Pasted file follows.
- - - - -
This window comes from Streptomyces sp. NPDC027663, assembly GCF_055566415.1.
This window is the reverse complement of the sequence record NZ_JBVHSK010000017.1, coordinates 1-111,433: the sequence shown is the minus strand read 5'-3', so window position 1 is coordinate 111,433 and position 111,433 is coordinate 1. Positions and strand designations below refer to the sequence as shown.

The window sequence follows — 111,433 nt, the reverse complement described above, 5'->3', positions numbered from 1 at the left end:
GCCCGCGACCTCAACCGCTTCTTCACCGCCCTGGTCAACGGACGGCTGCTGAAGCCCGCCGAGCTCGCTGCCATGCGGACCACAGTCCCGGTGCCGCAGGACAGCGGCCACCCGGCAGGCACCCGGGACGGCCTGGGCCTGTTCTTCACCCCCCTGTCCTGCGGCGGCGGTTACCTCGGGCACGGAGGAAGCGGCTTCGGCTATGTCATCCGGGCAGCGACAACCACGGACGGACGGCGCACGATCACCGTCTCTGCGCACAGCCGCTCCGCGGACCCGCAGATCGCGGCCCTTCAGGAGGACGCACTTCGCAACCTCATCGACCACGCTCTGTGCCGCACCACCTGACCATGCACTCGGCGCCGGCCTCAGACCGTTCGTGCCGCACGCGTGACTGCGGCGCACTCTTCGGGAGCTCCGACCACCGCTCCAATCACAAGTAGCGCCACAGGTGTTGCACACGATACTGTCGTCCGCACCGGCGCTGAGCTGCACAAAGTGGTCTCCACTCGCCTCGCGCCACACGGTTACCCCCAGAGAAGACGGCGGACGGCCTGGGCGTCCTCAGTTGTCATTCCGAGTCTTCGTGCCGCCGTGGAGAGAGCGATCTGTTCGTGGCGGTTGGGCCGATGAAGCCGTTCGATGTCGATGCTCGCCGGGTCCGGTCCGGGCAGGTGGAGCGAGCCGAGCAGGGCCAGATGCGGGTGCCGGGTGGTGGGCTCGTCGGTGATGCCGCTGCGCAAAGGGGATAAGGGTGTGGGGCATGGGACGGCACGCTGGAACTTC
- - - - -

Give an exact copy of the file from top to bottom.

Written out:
This window comes from Streptomyces sp. NPDC027663, assembly GCF_055566415.1.
This window is the reverse complement of the sequence record NZ_JBVHSK010000017.1, coordinates 1-111,433: the sequence shown is the minus strand read 5'-3', so window position 1 is coordinate 111,433 and position 111,433 is coordinate 1. Positions and strand designations below refer to the sequence as shown.

The window sequence follows — 111,433 nt, the reverse complement described above, 5'->3', positions numbered from 1 at the left end:
GCCCGCGACCTCAACCGCTTCTTCACCGCCCTGGTCAACGGACGGCTGCTGAAGCCCGCCGAGCTCGCTGCCATGCGGACCACAGTCCCGGTGCCGCAGGACAGCGGCCACCCGGCAGGCACCCGGGACGGCCTGGGCCTGTTCTTCACCCCCCTGTCCTGCGGCGGCGGTTACCTCGGGCACGGAGGAAGCGGCTTCGGCTATGTCATCCGGGCAGCGACAACCACGGACGGACGGCGCACGATCACCGTCTCTGCGCACAGCCGCTCCGCGGACCCGCAGATCGCGGCCCTTCAGGAGGACGCACTTCGCAACCTCATCGACCACGCTCTGTGCCGCACCACCTGACCATGCACTCGGCGCCGGCCTCAGACCGTTCGTGCCGCACGCGTGACTGCGGCGCACTCTTCGGGAGCTCCGACCACCGCTCCAATCACAAGTAGCGCCACAGGTGTTGCACACGATACTGTCGTCCGCACCGGCGCTGAGCTGCACAAAGTGGTCTCCACTCGCCTCGCGCCACACGGTTACCCCCAGAGAAGACGGCGGACGGCCTGGGCGTCCTCAGTTGTCATTCCGAGTCTTCGTGCCGCCGTGGAGAGAGCGATCTGTTCGTGGCGGTTGGGCCGATGAAGCCGTTCGATGTCGATGCTCGCCGGGTCCGGTCCGGGCAGGTGGAGCGAGCCGAGCAGGGCCAGATGCGGGTGCCGGGTGGTGGGCTCGTCGGTGATGCCGCTGCGCAAAGGGGATAAGGGTGTGGGGCATGGGACGGCACGCTGGAACTTC